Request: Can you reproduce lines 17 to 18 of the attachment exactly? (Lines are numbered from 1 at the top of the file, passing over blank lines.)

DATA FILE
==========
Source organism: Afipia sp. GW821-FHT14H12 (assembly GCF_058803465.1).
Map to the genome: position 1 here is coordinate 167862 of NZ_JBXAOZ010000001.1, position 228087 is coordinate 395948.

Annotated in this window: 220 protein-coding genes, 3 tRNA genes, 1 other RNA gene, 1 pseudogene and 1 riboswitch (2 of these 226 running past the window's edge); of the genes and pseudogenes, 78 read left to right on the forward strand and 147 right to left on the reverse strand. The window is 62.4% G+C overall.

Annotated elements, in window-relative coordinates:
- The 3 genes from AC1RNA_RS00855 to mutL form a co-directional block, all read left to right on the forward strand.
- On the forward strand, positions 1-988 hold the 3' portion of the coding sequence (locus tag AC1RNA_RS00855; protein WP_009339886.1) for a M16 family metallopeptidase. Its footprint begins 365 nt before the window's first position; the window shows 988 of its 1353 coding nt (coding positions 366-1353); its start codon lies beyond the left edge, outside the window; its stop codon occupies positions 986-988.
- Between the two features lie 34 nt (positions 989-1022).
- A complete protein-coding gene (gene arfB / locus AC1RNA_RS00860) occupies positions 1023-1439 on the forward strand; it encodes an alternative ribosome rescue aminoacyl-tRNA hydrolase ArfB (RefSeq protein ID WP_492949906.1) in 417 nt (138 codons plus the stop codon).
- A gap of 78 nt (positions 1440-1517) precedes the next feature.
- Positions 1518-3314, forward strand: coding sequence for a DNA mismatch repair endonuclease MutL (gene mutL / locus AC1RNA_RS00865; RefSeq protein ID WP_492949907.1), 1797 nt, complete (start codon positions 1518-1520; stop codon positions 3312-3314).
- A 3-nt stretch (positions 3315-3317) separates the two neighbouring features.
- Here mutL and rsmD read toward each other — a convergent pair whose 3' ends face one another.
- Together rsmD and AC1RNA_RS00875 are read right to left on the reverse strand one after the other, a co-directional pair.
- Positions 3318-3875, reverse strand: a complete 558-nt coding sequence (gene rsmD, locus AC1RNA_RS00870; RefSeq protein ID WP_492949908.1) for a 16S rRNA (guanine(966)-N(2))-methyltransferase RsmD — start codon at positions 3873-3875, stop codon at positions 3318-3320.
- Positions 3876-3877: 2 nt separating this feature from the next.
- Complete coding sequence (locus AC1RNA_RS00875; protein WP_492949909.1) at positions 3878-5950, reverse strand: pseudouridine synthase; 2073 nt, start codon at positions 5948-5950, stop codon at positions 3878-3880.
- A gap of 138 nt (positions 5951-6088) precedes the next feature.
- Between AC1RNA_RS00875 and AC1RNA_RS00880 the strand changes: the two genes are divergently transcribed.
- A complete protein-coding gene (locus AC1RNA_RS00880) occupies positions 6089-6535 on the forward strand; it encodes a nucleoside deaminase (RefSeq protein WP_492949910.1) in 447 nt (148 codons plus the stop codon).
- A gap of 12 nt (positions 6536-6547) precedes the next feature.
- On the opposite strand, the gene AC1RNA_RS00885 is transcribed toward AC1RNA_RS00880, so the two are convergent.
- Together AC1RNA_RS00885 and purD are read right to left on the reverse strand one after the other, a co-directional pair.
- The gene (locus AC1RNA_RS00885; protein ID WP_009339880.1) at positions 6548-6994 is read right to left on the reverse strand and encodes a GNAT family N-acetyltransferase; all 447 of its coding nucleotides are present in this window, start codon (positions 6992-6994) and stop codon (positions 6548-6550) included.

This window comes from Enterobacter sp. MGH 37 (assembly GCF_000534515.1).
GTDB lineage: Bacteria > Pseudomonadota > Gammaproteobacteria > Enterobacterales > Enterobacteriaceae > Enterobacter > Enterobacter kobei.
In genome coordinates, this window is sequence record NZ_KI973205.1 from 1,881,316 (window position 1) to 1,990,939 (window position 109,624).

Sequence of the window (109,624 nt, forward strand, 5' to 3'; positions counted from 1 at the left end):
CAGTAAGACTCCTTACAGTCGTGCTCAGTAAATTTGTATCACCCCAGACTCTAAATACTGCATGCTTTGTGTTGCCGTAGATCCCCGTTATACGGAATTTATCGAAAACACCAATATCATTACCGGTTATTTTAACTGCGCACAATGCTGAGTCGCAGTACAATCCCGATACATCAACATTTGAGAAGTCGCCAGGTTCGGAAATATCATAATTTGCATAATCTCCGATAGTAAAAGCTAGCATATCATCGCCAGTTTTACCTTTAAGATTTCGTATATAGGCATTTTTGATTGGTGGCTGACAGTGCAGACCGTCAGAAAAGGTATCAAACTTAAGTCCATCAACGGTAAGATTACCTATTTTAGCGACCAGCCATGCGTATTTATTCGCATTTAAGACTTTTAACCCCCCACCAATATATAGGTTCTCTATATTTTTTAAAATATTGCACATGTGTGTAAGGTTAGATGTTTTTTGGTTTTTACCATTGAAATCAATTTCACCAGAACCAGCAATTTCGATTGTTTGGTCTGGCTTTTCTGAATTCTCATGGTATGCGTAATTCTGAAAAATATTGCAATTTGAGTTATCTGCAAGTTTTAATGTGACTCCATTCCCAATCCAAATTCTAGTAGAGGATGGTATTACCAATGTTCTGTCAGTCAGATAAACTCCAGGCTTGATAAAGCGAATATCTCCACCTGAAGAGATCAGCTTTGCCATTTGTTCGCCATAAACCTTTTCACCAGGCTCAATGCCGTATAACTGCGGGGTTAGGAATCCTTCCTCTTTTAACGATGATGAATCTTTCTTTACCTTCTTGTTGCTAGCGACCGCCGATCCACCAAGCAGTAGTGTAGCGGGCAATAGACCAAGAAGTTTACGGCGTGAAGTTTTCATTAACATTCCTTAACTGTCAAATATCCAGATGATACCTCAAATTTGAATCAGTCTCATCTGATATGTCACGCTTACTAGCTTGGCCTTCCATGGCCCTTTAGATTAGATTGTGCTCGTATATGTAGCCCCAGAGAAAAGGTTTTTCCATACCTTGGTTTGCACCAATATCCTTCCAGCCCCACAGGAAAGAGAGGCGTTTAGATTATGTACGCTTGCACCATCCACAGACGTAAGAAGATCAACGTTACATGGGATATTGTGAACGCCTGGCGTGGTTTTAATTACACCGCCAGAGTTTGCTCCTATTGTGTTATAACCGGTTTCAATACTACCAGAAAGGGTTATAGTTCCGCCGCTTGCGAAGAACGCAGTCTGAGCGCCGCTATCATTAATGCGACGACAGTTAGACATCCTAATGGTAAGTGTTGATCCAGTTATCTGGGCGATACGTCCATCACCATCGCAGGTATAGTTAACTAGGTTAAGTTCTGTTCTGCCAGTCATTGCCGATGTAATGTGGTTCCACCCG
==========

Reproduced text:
- A gap of 138 nt (positions 5951-6088) precedes the next feature.
- Between AC1RNA_RS00875 and AC1RNA_RS00880 the strand changes: the two genes are divergently transcribed.